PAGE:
Victory is golden for techie bobsledder
Steven Holcomb, pilot of the four-man U.S. bobsled, and his teammates relish winning a gold medal in Vancouver.
WHISTLER, B.C--Though clearly excited at winning a gold medal--the first U.S. bobsled gold in 62 years--Steven Holcomb wasn't quite sure what to say.
"I think I'm supposed to say I'm going to Disneyland."
In reality, the avid gamer and computer junkie is far more likely to go home and play Xbox than visit Mickey Mouse.
As for future plans, Holcomb said he wants to stay with bobsled as long as he can. "I'm a lifer," he told reporters here.
Teammate Steve Mesler also said it was impossible to describe the feeling ofat the .
"This is a moment I have waited for my entire life," Mesler told reporters just after the race.
There was something different in that fourth and final run, though.
"I actually heard the crowd for the first time in years," Mesler said. "It's been years since I heard the cowbells in the crowd."
One thing that helped was that, even though the U.S. team had the reigning world champion sled, a lot of the focus was on retiring German star Andre Lange and his team.
"We never really thought of ourselves as the team to beat," Mesler said.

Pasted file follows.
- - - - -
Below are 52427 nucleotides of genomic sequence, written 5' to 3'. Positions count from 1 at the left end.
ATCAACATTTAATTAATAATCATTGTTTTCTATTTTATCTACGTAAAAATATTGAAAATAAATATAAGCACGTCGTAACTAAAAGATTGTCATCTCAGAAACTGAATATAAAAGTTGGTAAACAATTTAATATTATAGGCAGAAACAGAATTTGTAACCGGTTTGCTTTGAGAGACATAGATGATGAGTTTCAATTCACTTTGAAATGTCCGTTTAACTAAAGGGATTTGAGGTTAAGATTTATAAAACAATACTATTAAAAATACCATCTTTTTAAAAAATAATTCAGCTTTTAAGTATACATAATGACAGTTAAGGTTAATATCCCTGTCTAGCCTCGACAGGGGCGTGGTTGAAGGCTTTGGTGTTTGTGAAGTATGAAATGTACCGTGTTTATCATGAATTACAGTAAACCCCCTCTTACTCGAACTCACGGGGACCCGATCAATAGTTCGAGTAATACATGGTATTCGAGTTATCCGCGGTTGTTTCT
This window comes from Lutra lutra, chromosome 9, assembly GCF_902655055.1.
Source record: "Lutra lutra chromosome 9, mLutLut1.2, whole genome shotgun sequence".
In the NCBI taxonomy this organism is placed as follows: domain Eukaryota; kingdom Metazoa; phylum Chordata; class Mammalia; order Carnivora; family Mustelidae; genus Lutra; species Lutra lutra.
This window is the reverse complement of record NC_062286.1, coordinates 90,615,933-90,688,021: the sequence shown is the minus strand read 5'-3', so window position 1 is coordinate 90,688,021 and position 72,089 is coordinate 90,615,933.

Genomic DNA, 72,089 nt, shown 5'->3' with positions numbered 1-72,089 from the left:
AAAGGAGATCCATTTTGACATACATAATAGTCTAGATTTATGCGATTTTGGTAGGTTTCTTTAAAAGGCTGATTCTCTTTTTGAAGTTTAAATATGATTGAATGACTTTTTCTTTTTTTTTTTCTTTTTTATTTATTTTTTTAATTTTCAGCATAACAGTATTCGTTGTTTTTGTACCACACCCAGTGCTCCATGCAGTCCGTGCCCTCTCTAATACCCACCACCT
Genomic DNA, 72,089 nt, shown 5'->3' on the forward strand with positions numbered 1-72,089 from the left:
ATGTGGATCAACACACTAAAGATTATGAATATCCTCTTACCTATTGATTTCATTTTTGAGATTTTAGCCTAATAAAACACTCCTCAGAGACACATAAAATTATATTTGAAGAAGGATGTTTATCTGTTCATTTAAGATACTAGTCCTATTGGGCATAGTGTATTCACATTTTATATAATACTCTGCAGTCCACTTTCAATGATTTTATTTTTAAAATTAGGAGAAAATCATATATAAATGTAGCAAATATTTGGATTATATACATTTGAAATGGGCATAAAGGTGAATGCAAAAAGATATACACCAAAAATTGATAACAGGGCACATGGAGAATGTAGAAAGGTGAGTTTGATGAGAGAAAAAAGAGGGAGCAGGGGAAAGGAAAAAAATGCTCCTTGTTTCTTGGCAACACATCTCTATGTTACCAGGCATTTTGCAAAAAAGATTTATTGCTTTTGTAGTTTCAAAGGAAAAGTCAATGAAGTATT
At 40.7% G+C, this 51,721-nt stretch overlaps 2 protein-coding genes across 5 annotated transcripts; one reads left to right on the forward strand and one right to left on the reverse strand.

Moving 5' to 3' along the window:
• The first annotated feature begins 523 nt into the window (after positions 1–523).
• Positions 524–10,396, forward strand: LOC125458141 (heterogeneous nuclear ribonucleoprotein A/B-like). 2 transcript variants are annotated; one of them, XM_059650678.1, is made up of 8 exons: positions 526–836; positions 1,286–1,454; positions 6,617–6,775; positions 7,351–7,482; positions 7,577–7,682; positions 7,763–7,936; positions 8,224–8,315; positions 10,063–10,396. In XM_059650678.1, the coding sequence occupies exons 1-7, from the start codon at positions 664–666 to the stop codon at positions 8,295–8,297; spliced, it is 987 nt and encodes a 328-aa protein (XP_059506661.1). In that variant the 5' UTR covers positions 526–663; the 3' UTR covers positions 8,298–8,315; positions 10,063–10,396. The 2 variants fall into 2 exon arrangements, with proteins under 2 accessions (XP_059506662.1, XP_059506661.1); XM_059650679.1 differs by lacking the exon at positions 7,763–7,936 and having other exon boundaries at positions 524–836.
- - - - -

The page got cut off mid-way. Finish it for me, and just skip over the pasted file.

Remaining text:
As for the track, Holcomb and Mesler agreed that it was fast and tricky, but Mesler said he has only good things to say about it. "It's my favorite place in the world right now," he said. "That's not to forget the Georgian luger who lost his life here."
Mesler said that to blow off steam last night he and teammate Curt Tomasevicz did play Rock Band. "I was on guitar and mike; Curt was on drums."
Coach Brian Shimer, himself a bronze medalist, fought back tears as he praised Holcomb. Shimer noted that it took him five Olympics to win a bronze, while Holcomb claimed gold in only his second Winter Games.
"He kind of followed in my footsteps, but he passed me up."
Mesler said the reality might kick in by the time the actual medals are handed out. That is scheduled for a ceremony here at 7 p.m. PST.